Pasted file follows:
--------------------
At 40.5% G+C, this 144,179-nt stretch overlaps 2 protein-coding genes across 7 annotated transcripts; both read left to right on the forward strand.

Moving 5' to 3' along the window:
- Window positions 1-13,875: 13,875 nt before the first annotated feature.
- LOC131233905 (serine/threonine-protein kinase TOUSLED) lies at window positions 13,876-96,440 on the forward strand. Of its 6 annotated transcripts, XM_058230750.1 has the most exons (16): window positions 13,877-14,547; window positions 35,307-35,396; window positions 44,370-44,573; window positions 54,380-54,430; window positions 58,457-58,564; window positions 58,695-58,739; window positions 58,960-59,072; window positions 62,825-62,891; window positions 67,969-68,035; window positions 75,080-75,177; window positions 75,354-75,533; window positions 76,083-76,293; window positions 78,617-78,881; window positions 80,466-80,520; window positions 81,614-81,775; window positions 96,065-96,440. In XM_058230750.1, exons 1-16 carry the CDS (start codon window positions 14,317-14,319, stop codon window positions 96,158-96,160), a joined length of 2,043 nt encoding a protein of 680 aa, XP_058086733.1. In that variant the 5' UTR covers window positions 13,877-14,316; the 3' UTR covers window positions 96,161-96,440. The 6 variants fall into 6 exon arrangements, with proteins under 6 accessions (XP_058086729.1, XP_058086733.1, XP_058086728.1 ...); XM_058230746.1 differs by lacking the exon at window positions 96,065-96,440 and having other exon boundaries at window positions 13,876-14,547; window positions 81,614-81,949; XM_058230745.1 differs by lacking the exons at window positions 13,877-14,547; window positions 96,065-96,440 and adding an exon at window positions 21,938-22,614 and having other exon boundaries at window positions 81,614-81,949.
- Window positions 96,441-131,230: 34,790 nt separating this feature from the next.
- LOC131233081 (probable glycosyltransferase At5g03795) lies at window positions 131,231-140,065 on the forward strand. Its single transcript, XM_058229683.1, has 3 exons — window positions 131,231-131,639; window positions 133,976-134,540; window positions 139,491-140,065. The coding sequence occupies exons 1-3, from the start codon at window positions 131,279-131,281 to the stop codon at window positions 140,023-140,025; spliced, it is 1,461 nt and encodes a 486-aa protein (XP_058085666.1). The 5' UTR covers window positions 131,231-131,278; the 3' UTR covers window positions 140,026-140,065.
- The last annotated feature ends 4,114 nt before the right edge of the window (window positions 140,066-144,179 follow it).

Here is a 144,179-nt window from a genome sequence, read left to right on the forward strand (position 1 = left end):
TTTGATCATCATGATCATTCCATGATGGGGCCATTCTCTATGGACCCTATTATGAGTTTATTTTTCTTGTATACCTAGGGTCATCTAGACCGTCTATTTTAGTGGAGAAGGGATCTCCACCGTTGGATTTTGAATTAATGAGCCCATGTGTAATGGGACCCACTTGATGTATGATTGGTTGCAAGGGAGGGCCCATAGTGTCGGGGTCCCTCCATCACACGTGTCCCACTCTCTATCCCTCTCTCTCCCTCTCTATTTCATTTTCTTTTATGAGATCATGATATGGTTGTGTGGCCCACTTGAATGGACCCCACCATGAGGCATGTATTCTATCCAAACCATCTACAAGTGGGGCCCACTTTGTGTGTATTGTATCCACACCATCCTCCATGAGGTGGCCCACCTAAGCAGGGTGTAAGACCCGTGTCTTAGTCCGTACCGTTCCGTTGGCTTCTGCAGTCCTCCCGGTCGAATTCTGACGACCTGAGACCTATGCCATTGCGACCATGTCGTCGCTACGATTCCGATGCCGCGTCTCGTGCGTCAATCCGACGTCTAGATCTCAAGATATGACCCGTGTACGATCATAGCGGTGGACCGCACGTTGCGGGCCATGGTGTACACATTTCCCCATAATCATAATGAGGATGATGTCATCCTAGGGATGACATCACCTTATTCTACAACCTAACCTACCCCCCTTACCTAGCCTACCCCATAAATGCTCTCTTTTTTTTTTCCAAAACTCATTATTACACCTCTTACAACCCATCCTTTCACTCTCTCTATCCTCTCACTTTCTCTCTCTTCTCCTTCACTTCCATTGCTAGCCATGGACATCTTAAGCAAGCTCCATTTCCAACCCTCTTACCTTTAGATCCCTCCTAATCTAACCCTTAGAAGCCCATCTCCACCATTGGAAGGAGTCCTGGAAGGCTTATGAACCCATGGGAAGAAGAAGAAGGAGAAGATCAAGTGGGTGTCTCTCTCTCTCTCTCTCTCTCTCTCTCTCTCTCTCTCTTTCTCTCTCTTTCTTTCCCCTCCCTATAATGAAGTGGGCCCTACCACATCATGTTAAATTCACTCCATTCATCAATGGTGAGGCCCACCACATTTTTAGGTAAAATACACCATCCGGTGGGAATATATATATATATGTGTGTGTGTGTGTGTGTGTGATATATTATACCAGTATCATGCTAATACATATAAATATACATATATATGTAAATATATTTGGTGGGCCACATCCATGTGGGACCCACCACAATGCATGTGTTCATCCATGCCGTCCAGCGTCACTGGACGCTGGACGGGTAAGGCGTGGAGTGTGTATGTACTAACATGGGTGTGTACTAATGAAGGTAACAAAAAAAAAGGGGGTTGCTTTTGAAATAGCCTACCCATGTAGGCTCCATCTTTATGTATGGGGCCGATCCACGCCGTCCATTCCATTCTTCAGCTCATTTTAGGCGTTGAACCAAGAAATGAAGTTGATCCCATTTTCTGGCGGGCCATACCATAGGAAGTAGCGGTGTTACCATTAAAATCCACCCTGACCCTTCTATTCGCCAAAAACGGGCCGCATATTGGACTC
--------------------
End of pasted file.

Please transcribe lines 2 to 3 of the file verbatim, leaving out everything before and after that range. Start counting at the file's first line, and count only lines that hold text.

Moving 5' to 3' along the window:
- Window positions 1-13,875: 13,875 nt before the first annotated feature.